By Marcia Hornok
When our children were young, we had fun singing “I Wonder How it Felt,” a song that imagines what Jonah, Paul, David, Daniel, and Miriam might have experienced before God rescued them.1
As a spoof, I made up words for less-comfortable Bible events:
I wonder how it felt to call your lying husband, “Yes, my Lord.”
I wonder how it felt to find your ear cut off by Peter’s sword.
I wonder how it felt to have your brothers throw you in a pit;
or hear your donkey scold you—think of it!
I wonder how it felt to pay your taxes from the guts of fish.
I wonder how it felt to sleep in church and die like Eutychus.
Yes, Biblical accounts contain some intense, dramatic moments. Besides loved ones brought back from the dead and angels suddenly appearing—or worse yet, wrestling you all night—imagine how these experiences must have felt:
Your dad takes you on a hike and then ties you up and holds a knife at your throat to make you his sacrifice to God.
The ruler of Egypt threatens you severely and then sends all the guards out of the room while he sobs uncontrollably. He beckons you near and speaks in your own language, “I am Joseph, your brother.”2
What about God’s “special effects” at Mount Sinai, meant to put the “fear of God” into His people.
David and his warriors at Ziklag, exhausted from weeping over losing everyone they loved and everything they owned.3
Nathan points at you and declares, “You are the man.”
In one horrible day, “the greatest man in all the East” loses everything except his bitter wife and four messengers.
Elijah wins the contest against 450 bleeding prophets of Baal when his simple prayer brings fire from God to burn up even the rocks, water, and dirt.
Elisha witnesses the rapture of Elijah—so astonished he keeps saying, “My father, my father—the chariots and horsemen of Israel.”
The Aramean army has their eyes opened to realize they are captured by their enemy king, who is asking if he should kill them. “No, feed them,” Elisha replies.
Jonah realizes he didn’t drown but probably wishes he had.
In the NT, we can imagine how startled Zechariah was to be the one God spoke to after 400 years of divine silence.
The angel telling Mary, “The Lord is with you,” when God had never said that to a woman before. Pretty intense.
Mary of Magdala talking with the gardener, when He suddenly says her name and she realizes Jesus died but is not dead.4
The two Emmaus disciples getting a crash course in Christology from a Stranger and feeling their hearts burn with the thrill of it.
And then we have Peter. He hears the rooster. Jesus makes eye contact with him. He remembers that Jesus had warned or informed him that he would deny Him three times that evening. Peter runs away and weeps bitterly (Luke 22:61).
What Bible event stirs your emotions? Better yet, what have been your intense spiritual experiences? The amazing ecstasy that makes you shout, “Guess what God did!” Or the colossal failure that crushes you with overwhelming regret and remorse.
My brother-in-law, Pastor Dan Hornok said, “Did Peter remember what else Jesus had said? ‘Simon, Simon, Satan has asked to sift you like wheat, but I have prayed for you, Simon, that your faith may not fail, and when you have turned back, strengthen your brothers’” (Luke 22:31-32 NIV, emphasis added).
Dan went on to say that Jesus did not pray that Peter would resist Satan and not deny Christ. “Jesus prayed that Peter would realize that denying a relationship does not have to destroy the relationship.”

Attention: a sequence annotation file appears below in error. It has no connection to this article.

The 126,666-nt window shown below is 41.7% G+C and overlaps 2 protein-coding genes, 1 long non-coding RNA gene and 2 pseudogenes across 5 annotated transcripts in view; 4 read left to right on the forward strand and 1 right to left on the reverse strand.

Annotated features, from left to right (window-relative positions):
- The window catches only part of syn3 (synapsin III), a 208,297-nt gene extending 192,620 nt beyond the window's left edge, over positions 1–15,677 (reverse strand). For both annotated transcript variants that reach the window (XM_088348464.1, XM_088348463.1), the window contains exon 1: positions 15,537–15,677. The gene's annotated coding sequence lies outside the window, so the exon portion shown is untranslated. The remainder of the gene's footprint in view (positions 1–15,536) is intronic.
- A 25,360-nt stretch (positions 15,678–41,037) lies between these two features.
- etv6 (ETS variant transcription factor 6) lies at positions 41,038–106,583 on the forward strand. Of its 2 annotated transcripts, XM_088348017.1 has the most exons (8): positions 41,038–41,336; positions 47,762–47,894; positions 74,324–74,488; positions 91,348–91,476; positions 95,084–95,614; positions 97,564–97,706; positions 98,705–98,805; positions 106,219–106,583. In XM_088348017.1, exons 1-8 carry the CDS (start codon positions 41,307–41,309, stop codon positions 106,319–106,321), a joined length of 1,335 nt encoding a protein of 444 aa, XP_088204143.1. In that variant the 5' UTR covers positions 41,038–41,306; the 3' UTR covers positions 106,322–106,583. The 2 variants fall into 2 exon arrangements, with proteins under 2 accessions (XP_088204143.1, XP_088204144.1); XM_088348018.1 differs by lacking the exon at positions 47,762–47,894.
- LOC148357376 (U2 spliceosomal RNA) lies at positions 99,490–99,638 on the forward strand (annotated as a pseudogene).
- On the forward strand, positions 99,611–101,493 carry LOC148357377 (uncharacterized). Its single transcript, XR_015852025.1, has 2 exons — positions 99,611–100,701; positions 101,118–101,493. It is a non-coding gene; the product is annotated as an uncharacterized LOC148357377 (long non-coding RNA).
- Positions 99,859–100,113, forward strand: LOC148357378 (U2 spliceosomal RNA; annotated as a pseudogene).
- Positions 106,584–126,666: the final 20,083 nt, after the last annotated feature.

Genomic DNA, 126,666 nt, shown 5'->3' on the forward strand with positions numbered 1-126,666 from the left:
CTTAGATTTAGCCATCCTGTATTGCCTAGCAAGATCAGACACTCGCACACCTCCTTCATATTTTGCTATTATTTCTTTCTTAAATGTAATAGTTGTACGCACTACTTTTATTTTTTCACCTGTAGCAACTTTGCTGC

Encouraged by Prayer
How often during hardships have you been encouraged by someone praying for you? In the fall, my husband and I suffered with the coronavirus. Before Ken felt sick, our entire family was infected at his 75th birthday party. They had mild cases, but Ken and I were down for a month. Friends and relatives told us they were praying. We took extra zinc, vitamins C and D, and everything else recommended to us.
One Saturday I was worried and depressed over how bad I felt. Our son Nathan brought an inhaler to me, and before he left, he said, “Stand up, Mom.” Wrapping me in a hug, he prayed into my ear. I was comforted.
A week later, when we were still not improving, I called a young friend in California. She had lived with us a few years ago, and I discerned she had the gift of faith. I said, “Jill, will you please pray for us over the phone?” She was glad to.
The next morning as we watched church on TV, Ken in the recliner and I on the sofa, he said, “I think I might have turned a corner.” I felt the same way. Sure enough, we improved every day after that. I’m convinced the main reason we completely recovered from COVID-19 was God’s people praying for us.
Consider your tough times and intense moments—both victories and failures. Recall what Jesus said to Peter and know we have that reality too, based on John 17:20 and Rom 8:34. Then put yourself into that children’s song I mentioned at the beginning: I wonder how it felt to know that Jesus prays for me? Doesn’t that give you goosebumps?
Marcia Hornok writes from Salt Lake City where her husband pastored Midvalley Bible Church for 39 years. For a free digital copy of Marcia’s illustrated book of 40 brief evangelistic analogies, which you can print and distribute, email her at email@example.com (also available in KJV).
1 Attributed to Gloria and Bill Gaither.
2 Someone has conjectured that he sent the Egyptians out of the room so he could show his brothers his circumcision to prove his identity.
3 See “The View from Ziklag,” Grace in Focus (Sept/Oct 2019).
4 Thinking of this occasion, C Austin Miles wrote the beloved hymn, “In the Garden,” not as a Christian’s experience with Jesus today, but as Mary’s experience nearly 2000 years ago.